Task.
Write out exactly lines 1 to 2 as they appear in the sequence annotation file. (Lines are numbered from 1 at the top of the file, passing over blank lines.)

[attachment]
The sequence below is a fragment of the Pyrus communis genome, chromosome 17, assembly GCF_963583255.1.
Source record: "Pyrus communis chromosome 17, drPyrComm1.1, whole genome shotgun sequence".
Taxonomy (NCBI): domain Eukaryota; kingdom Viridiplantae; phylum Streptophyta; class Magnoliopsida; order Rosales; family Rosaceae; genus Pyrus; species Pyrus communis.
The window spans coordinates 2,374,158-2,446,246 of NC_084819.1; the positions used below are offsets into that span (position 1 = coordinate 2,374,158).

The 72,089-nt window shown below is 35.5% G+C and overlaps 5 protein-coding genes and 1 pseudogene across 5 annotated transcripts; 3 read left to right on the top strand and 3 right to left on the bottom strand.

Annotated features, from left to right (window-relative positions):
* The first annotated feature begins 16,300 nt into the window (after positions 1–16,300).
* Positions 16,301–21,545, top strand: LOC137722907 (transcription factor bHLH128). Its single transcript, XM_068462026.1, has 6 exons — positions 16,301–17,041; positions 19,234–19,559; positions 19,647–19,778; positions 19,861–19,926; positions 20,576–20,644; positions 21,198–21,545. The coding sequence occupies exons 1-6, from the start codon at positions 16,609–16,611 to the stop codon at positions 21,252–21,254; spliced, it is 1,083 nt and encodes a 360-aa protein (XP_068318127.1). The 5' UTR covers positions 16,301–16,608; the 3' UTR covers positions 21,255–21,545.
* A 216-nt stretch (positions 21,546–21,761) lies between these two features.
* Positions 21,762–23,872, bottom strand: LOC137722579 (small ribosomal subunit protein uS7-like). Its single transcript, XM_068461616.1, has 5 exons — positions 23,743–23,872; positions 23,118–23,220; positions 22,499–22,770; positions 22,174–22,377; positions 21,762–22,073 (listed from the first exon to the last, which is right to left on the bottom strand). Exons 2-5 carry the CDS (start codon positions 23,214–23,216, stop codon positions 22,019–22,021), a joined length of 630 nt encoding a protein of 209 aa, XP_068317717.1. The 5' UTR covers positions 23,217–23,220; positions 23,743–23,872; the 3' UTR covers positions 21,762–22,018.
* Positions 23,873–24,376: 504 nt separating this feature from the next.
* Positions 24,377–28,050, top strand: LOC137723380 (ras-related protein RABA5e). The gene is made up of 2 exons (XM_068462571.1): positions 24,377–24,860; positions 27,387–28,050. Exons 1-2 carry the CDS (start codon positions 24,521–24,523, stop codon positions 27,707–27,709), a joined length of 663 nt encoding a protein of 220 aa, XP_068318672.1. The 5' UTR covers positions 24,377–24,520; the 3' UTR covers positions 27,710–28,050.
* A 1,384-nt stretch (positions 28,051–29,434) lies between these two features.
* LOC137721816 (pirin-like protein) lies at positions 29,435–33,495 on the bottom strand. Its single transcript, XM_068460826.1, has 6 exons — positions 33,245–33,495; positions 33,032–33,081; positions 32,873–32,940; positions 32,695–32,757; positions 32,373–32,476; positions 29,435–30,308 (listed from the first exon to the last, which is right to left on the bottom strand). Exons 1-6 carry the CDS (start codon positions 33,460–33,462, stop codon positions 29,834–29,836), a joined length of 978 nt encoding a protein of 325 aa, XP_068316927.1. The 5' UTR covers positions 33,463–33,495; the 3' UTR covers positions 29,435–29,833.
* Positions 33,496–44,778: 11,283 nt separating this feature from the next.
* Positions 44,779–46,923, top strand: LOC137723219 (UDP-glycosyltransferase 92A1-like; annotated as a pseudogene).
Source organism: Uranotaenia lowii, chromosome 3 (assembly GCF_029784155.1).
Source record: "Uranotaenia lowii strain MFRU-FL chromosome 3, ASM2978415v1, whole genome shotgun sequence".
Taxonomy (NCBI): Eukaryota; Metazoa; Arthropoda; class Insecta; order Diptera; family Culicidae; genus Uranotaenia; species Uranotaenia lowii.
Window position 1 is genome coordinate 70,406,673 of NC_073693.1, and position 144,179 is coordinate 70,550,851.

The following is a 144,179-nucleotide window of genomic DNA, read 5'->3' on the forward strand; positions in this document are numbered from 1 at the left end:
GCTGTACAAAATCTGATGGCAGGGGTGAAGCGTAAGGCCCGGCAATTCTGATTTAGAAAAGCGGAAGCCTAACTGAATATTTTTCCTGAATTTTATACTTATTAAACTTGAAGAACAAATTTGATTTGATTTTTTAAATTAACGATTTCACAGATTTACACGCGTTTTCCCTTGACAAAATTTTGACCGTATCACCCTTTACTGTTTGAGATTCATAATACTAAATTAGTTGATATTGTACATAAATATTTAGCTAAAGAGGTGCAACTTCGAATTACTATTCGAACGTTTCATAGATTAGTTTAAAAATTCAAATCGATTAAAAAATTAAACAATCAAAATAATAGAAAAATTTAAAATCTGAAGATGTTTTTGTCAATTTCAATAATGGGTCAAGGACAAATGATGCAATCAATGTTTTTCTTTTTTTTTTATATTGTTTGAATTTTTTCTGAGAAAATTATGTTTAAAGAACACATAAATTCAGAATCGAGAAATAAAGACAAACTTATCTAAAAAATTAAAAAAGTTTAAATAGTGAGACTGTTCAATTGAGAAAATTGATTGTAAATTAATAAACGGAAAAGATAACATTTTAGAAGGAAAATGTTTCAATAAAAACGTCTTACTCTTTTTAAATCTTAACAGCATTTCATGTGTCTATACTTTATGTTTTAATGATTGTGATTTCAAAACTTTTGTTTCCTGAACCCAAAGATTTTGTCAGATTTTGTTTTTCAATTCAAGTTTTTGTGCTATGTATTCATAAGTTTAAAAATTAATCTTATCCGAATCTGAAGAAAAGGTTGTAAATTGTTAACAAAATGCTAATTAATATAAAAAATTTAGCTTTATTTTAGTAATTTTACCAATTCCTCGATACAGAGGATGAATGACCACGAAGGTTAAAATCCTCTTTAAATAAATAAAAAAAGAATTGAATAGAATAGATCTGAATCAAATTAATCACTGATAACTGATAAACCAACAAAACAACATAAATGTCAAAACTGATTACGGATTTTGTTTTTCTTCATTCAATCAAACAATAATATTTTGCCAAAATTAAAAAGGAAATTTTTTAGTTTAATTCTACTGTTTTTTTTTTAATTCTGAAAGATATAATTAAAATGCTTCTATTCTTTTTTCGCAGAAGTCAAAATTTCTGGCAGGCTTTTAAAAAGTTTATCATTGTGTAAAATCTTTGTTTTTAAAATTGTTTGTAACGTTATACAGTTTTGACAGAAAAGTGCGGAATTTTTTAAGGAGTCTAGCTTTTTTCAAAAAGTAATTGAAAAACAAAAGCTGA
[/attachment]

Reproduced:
The sequence below is a fragment of the Pyrus communis genome, chromosome 17, assembly GCF_963583255.1.
Source record: "Pyrus communis chromosome 17, drPyrComm1.1, whole genome shotgun sequence".